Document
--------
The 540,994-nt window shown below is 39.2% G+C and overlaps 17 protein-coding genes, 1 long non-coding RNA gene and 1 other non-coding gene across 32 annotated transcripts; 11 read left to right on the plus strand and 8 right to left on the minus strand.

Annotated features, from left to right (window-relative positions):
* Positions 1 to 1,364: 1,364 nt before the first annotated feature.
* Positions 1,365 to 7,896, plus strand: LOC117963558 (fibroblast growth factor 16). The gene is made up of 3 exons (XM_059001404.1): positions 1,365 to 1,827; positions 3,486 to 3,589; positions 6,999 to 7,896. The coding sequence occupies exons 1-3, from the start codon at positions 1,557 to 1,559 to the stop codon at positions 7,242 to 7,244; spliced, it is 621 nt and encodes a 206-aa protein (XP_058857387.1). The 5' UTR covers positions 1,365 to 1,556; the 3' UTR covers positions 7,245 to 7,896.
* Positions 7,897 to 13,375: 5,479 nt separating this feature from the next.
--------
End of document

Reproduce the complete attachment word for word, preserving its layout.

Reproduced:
The 540,994-nt window shown below is 39.2% G+C and overlaps 17 protein-coding genes, 1 long non-coding RNA gene and 1 other non-coding gene across 32 annotated transcripts; 11 read left to right on the plus strand and 8 right to left on the minus strand.

Annotated features, from left to right (window-relative positions):
* Positions 1 to 1,364: 1,364 nt before the first annotated feature.
* Positions 1,365 to 7,896, plus strand: LOC117963558 (fibroblast growth factor 16). The gene is made up of 3 exons (XM_059001404.1): positions 1,365 to 1,827; positions 3,486 to 3,589; positions 6,999 to 7,896. The coding sequence occupies exons 1-3, from the start codon at positions 1,557 to 1,559 to the stop codon at positions 7,242 to 7,244; spliced, it is 621 nt and encodes a 206-aa protein (XP_058857387.1). The 5' UTR covers positions 1,365 to 1,556; the 3' UTR covers positions 7,245 to 7,896.
* Positions 7,897 to 13,375: 5,479 nt separating this feature from the next.